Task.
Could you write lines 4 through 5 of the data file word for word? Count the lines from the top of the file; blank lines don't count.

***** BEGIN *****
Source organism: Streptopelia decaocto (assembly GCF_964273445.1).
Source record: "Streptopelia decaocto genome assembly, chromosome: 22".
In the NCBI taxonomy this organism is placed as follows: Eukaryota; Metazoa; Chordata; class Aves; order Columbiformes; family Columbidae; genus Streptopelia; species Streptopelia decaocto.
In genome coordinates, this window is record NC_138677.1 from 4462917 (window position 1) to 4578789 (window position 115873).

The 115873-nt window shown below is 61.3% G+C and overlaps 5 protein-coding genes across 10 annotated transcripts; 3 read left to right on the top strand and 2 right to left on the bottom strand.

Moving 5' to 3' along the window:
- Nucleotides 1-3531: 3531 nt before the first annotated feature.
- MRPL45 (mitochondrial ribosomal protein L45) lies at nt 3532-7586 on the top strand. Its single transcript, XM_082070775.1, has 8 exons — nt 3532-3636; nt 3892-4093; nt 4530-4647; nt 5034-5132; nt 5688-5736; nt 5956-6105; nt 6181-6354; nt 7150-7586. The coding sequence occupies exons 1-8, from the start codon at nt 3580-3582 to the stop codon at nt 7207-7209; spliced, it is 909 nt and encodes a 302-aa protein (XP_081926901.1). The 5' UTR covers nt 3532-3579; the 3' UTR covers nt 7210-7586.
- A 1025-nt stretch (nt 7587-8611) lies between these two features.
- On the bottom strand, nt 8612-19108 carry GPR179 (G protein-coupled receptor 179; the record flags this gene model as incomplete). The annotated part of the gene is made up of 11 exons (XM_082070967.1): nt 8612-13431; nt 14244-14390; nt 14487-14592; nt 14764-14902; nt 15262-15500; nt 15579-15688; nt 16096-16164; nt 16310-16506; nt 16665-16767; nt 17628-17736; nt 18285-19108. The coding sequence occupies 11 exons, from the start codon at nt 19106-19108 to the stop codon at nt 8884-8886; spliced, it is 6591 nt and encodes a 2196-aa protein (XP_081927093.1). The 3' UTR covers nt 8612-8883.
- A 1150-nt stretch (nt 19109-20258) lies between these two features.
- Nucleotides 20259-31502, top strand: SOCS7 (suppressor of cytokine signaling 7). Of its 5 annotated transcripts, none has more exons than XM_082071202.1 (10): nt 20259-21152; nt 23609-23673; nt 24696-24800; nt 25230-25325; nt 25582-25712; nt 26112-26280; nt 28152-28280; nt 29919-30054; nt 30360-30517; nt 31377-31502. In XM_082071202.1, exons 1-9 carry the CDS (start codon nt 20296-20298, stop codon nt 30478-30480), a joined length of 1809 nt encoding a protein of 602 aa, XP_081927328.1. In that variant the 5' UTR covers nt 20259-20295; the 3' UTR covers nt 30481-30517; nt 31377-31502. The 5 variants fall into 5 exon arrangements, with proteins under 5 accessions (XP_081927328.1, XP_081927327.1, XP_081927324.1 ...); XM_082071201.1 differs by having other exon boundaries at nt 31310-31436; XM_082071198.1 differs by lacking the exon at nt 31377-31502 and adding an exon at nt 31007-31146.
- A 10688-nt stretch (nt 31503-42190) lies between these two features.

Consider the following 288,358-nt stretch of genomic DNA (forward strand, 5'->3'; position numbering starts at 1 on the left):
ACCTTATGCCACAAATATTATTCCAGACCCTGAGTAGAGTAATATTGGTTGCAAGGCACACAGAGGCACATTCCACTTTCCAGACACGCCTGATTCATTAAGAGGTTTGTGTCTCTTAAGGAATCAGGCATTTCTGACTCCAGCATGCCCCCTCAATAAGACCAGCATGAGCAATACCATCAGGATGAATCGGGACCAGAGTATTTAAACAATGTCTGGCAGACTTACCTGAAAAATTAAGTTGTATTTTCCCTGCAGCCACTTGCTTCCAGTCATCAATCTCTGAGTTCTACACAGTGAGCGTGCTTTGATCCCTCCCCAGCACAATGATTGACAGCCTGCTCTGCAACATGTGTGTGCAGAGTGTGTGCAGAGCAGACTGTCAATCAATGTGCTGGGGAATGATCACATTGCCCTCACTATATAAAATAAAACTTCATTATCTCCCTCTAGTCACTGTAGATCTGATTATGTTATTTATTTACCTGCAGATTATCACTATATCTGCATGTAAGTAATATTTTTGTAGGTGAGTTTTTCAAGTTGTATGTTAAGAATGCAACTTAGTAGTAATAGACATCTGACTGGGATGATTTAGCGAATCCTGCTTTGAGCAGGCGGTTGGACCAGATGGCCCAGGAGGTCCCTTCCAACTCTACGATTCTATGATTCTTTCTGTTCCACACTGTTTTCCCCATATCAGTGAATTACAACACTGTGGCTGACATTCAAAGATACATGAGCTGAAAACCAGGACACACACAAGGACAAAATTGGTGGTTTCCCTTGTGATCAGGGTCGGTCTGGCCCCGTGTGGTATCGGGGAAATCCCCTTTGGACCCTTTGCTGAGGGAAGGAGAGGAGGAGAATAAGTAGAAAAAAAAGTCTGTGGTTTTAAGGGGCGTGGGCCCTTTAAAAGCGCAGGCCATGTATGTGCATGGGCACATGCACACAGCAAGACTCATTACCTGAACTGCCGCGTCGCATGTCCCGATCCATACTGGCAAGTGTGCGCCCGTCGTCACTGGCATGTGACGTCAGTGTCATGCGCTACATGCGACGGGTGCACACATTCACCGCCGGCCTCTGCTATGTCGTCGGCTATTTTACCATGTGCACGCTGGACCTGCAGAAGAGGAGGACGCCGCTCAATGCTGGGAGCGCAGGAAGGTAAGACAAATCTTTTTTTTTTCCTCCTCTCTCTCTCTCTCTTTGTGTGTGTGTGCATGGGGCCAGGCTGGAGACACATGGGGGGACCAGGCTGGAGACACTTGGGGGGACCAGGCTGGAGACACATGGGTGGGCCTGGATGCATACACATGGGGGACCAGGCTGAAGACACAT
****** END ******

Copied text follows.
In genome coordinates, this window is record NC_138677.1 from 4462917 (window position 1) to 4578789 (window position 115873).

The 115873-nt window shown below is 61.3% G+C and overlaps 5 protein-coding genes across 10 annotated transcripts; 3 read left to right on the top strand and 2 right to left on the bottom strand.